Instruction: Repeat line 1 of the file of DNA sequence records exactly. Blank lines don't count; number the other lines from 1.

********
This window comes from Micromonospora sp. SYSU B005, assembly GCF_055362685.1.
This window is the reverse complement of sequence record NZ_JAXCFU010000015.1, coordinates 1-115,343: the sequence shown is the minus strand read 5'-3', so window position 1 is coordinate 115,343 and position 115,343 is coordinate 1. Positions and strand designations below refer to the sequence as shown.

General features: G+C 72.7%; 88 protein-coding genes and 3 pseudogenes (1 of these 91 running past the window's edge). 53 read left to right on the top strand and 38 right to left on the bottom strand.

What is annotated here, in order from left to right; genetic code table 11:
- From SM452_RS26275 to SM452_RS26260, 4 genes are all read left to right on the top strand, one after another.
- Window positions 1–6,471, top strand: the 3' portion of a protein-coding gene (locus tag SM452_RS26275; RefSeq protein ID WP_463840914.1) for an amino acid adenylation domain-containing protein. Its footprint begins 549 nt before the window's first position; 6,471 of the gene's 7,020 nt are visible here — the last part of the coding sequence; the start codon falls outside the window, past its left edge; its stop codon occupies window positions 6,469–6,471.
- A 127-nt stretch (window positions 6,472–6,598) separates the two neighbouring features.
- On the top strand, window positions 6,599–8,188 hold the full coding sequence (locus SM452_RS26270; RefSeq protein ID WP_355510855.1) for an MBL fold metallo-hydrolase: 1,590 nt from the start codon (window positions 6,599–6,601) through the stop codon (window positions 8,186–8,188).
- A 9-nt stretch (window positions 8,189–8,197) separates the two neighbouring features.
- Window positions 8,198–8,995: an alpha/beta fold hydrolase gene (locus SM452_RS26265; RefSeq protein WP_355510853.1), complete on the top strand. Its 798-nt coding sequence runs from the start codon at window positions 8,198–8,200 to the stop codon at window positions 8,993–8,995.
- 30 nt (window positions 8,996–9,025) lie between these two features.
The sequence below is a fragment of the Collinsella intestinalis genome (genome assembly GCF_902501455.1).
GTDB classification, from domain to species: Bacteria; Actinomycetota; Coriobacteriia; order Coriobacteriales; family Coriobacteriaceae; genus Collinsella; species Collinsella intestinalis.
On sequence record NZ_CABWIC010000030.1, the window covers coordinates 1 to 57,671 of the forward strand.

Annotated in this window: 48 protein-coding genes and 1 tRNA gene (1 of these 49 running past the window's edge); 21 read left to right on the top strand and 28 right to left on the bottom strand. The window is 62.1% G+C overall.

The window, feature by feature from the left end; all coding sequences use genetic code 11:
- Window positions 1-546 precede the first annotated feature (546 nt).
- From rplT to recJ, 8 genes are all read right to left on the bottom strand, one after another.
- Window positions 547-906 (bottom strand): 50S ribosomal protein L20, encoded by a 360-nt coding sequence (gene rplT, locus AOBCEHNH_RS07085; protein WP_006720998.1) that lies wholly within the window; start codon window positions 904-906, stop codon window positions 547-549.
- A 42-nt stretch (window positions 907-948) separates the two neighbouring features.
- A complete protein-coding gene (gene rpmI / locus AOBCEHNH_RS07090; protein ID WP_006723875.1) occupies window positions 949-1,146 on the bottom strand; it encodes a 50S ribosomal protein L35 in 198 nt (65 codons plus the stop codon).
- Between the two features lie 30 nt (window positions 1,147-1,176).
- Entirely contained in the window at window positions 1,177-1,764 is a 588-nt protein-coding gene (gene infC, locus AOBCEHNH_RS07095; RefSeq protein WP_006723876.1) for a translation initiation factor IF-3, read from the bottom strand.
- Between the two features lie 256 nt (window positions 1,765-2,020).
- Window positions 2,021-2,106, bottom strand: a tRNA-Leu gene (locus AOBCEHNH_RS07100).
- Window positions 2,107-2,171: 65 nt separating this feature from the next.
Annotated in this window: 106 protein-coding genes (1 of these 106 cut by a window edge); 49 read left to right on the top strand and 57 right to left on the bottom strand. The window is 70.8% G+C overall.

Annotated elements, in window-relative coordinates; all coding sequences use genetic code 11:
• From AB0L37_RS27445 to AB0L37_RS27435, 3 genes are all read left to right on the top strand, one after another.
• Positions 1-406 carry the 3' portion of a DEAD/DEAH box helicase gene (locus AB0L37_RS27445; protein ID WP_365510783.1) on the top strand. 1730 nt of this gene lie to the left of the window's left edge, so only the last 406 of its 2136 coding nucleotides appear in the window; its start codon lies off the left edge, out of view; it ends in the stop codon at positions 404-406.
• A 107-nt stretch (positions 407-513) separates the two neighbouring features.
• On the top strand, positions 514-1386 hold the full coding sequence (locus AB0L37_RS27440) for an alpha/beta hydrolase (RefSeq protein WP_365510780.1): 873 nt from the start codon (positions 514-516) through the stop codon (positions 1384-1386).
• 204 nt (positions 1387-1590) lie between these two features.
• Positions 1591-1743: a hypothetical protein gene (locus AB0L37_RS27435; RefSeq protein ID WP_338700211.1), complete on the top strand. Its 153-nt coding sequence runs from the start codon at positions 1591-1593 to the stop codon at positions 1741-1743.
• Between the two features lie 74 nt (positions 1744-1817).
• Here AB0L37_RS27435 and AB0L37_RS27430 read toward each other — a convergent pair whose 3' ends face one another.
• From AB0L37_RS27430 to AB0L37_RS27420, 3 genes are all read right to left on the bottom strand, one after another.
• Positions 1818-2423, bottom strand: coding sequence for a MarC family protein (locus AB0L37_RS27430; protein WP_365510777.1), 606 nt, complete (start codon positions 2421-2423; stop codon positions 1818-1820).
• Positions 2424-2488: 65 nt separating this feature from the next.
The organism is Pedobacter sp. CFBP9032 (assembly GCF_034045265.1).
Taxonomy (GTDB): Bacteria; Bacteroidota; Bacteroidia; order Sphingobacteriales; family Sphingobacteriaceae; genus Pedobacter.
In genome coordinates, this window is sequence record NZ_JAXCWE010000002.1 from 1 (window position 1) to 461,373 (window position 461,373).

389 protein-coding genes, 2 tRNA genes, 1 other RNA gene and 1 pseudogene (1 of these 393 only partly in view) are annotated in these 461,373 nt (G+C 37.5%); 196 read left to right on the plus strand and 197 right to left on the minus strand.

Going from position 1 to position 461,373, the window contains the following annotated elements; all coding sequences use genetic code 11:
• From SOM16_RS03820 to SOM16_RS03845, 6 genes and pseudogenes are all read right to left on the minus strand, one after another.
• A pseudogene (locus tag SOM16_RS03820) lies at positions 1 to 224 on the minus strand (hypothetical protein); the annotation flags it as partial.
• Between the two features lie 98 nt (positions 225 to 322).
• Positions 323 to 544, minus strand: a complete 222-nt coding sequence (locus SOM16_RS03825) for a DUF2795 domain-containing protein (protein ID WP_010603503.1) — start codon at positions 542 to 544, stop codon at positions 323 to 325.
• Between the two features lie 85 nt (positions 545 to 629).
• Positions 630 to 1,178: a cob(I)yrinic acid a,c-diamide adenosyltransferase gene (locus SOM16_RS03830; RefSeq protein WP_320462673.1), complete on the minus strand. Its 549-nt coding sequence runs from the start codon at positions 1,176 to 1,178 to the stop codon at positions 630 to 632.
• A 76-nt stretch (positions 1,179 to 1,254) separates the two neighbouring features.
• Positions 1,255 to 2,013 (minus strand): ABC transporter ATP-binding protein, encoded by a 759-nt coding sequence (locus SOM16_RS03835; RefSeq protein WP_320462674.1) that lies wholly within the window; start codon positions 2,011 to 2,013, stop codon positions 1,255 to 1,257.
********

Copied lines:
This window comes from Micromonospora sp. SYSU B005, assembly GCF_055362685.1.